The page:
How to spot symptoms of Cushing Syndrome—the rare disorder Amy Schumer was diagnosed with


Comedian Amy Schumer announced she was diagnosed with Cushing’s syndrome, a rare hormonal disease that can change someone’s appearance. 

In an Instagram post promoting her Hulu show “Life & Beth”, the actor writes, “There are some medical and hormonal things going on in my world right now but I’m okay.” She responded to massive criticism about her appearance after going on the “The Tonight Show Starring Jimmy Fallon” earlier this month and being called “puffier.” 

Later, the 42-year-old opened up about her medical situation in an interview for the newsletter “News Not Noise” published last week. “While I was doing press on camera for my Hulu show, I was also in MRI machines … having my veins shut down from the amount of blood drawn and thinking I may not be around to see my son grow up,” she tells Substack writer Jessica Yellin. 

What is Cushing’s Syndrome? 

Cushing’s syndrome is rare, affecting about 40 to 70 of every one million people. It most commonly affects women and adults between the ages of 30 and 50.

“Cushing’s syndrome is a general term for a group of disorders that are characterized by high levels of cortisol in the body,” says Dr. Colette Knight, chair of the Diabetes Institute at Hackensack University Medical Center.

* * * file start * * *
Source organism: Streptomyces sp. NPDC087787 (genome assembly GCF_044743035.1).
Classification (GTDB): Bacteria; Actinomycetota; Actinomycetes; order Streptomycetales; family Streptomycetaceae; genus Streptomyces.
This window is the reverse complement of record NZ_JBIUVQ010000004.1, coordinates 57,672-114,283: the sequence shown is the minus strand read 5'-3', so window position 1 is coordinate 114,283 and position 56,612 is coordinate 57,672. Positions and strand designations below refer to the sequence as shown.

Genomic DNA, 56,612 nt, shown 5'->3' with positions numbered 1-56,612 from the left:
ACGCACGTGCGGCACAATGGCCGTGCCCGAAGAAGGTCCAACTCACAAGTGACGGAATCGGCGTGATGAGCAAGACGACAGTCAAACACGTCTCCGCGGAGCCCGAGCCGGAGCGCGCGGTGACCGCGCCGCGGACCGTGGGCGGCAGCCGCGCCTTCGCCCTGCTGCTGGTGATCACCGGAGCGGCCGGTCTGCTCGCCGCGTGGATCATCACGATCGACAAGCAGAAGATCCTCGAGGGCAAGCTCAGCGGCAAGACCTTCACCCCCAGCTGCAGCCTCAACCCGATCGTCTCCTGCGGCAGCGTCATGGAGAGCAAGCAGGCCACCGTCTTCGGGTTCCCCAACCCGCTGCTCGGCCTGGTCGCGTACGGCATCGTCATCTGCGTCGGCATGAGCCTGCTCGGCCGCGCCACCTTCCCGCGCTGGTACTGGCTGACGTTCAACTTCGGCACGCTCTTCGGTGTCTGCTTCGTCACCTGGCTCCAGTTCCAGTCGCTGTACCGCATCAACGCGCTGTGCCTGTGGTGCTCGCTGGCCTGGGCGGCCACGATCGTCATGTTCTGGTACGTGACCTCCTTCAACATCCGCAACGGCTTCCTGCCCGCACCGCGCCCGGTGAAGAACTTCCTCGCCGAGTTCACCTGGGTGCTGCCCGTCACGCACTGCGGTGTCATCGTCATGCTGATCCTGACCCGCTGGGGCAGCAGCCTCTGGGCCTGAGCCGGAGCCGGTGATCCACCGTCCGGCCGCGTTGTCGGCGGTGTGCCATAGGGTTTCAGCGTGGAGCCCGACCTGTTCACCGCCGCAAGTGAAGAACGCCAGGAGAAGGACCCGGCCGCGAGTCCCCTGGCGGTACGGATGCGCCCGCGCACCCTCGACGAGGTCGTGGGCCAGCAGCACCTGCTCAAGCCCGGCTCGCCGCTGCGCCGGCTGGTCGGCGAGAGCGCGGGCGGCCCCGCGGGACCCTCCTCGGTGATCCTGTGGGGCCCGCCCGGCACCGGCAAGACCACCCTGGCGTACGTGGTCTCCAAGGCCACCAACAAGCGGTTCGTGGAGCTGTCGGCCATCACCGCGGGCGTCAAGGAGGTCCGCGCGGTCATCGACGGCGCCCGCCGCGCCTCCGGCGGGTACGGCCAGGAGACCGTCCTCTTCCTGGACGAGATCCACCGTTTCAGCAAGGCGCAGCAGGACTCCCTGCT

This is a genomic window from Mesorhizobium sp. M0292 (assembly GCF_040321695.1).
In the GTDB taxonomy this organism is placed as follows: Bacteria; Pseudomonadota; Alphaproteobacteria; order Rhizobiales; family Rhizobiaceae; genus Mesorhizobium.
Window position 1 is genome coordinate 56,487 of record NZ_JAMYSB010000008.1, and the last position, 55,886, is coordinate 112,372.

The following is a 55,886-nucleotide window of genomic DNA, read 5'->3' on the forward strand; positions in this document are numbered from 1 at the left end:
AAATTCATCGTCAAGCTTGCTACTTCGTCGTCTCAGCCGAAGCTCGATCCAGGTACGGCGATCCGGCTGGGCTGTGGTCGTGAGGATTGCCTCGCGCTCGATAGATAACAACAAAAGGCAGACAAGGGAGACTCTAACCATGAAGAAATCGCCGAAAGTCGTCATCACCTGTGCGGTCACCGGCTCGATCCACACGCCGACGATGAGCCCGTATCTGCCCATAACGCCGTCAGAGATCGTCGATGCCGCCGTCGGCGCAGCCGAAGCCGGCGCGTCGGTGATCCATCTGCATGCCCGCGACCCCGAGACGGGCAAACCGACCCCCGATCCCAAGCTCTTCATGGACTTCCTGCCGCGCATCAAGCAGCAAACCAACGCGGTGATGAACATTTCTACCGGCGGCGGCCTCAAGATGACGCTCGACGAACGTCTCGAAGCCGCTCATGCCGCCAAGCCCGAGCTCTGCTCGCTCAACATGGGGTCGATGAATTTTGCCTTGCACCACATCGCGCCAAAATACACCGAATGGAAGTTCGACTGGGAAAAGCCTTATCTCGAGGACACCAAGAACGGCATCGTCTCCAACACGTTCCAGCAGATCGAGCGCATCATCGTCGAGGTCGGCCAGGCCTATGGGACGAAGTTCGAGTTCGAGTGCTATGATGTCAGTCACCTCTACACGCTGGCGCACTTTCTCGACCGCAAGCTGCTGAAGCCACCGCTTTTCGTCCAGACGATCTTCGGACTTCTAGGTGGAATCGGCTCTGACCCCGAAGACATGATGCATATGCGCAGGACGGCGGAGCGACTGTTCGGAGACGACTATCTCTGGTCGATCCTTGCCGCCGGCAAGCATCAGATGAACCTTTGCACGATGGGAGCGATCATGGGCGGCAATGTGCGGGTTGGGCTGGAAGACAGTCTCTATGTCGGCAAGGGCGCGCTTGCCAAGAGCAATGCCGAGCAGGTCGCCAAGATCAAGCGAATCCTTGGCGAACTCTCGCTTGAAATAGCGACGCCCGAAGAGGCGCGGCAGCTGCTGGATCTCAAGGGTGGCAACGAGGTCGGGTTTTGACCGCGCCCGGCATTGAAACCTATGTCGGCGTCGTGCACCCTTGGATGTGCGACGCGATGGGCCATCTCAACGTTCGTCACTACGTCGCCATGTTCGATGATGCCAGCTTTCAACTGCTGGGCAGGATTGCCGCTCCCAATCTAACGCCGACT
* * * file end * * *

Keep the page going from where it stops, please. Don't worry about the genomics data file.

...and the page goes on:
The onset occurs from a tumor or excess growth in or outside the pituitary gland, which releases an abnormally large amount of cortisol, more commonly known as the stress hormone, according to the National Institute of Health (NIH). It can also stem from a class of medicines called glucocorticoids, which help produce more cortisol. While cortisol is responsible for helping regulate the body’s blood pressure and energy, too much can cause a range of unpleasant symptoms. 

Symptoms include the following, according to John’s Hopkins Medicine and other sources: 

  • Weight gain
  • Thinning skin
  • High blood pressure
  • High blood sugar 
  • Buffalo hump (a hump of fat between the shoulders)
  • Acne
  • Bruising
  • Muscle weakness
  • Reddish-blue stretch marks 
  • Decreased sex drive
  • Irregular or stopped menstrual cycles 
  • Fatigue
  • Irritability, anxiety, or depression

“People should know that the symptoms and signs are nonspecific and can mimic other medical conditions,” says Knight.

People are diagnosed with Cushing’s syndrome after a range of tests, from cortisol blood and saliva tests to MRIs to detect tumors, Knight says. Treatments vary depending on the severity and can include surgery for the removal of the tumor affecting the pituitary gland, radiation, or a reduced dosage and alternative medicine for those taking cortisol-acting medications. Schumer told Yellin her illness was caused by “getting steroid injections in high doses.” 

“So finding out I have the kind of Cushing that will just work itself out and I’m healthy was the greatest news imaginable. It has been a crazy couple weeks for me and my family,” she says in the newsletter. 

Due to the outward manifestation of the diagnosis, Schumer took to social media to send a message about the harmful nature of the public’s commentary on her appearance in an announcement of the premiere of her Hulu show. 

“Binge both full seasons of @lifeandbethhulu and thank you so much for everyone’s input about my face!” she writes. “I’ve enjoyed feedback and deliberation about my appearance as all women do for almost 20 years. And you’re right it is puffier than normal right now … I also believe a woman doesn’t need any excuse for her physical appearance and owes no explanation. ”

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